With the release of Data Science in Education Using R right around the corner, Emily, Isabella, Jesse, Josh and I have been sharing what readers can expect from the book.
I’m excited to be working with Routledge again for my next book, The K-12 Educator’s Data Guidebook: Reimagining Practical Data Use in Schools. This is a project I’ve been wanting to do for a while now.
Data Science in Education Using R is the go-to reference for learning data science in the education field. The book answers questions like: What does a data scientist in education do? How do I get started learning R, the popular open source statistical programming language? And what does a data analysis project in education look like?
If you’re just getting started with R in an education job, this is the book you’ll want with you. This book gets you started with R by teaching the building blocks of programming that you’ll use many times in your career. The book takes a "learn by doing" approach and offers eight analysis walkthroughs that show you a data analysis from start to finish, complete with code for you to practice with. The book finishes with how to get involved in the data science community and how to integrate data science in your education job.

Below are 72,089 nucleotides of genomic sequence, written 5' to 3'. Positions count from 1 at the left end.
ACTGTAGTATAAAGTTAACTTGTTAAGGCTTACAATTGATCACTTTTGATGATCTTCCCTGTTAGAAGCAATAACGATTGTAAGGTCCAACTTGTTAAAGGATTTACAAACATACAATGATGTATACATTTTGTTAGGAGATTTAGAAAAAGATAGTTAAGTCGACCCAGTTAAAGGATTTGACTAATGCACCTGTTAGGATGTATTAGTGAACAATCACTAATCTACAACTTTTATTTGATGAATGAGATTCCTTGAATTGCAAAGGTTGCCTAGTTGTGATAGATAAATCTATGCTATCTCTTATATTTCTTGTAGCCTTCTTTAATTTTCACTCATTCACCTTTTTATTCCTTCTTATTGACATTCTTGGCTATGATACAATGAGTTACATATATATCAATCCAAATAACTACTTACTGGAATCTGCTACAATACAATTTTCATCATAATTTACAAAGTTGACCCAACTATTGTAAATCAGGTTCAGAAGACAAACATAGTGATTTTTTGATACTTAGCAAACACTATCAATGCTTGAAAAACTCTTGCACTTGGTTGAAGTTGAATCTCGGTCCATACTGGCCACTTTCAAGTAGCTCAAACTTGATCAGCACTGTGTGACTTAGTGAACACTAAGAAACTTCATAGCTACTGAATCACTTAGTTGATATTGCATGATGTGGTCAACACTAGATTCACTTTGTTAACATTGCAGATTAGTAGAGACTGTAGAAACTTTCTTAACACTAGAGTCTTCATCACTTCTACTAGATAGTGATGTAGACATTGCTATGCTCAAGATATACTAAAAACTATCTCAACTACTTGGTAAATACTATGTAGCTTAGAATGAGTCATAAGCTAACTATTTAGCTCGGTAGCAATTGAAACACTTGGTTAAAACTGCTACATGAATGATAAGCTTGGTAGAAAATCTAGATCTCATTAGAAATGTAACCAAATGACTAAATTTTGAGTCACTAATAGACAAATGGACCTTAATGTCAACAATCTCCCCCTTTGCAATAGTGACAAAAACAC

This book will be an essential resource for education professionals and researchers looking to increase their data analysis skills as part of their professional and academic development.
I wrote a book with some really awesome people. Data Science in Education Using R is an open source book about learning R and data science in the education field. The print version is now available for pre-order and will be available from Routledge in October 2020.
At the South County SELPA, I work on a project called Equity, Disproportionality & Design (ED&D). ED&D is part of the California Statewide System of Support. Our mission is to partner with SELPAs in California to prevent disproportionality in our schools.
I and my teammate Marcus Jackson got to hang out with Stevens Dormezil and Michael Ricci to talk about equity in schools, reimagining how we talk about special education data, and schoolwide intervention systems.
This is part three of a three part series where I work with California School Dashboard data by cleaning, visualizaing, and exploring through modeling. You can read the first part of this series, which shows one way to clean and prepare the data, and the second part of the series, which shows a way to visualize the data .
This is part one of a three part series where I’ll be working with California School Dashboard data by cleaning, visualizaing, and exploring through modeling.
Introduction: It’s Ok to Skip Around I’m writing this series for data scientists, public school educators, and data scientists who are also public school educators.
Note: I include a lot of code in this post so my fellow data scientists can either learn from it or give me feedback about how to make it better.
Using public school data can help school districts see the bigger picture of what is going on. So why don’t we see more districts taking advantage of this information gold mine?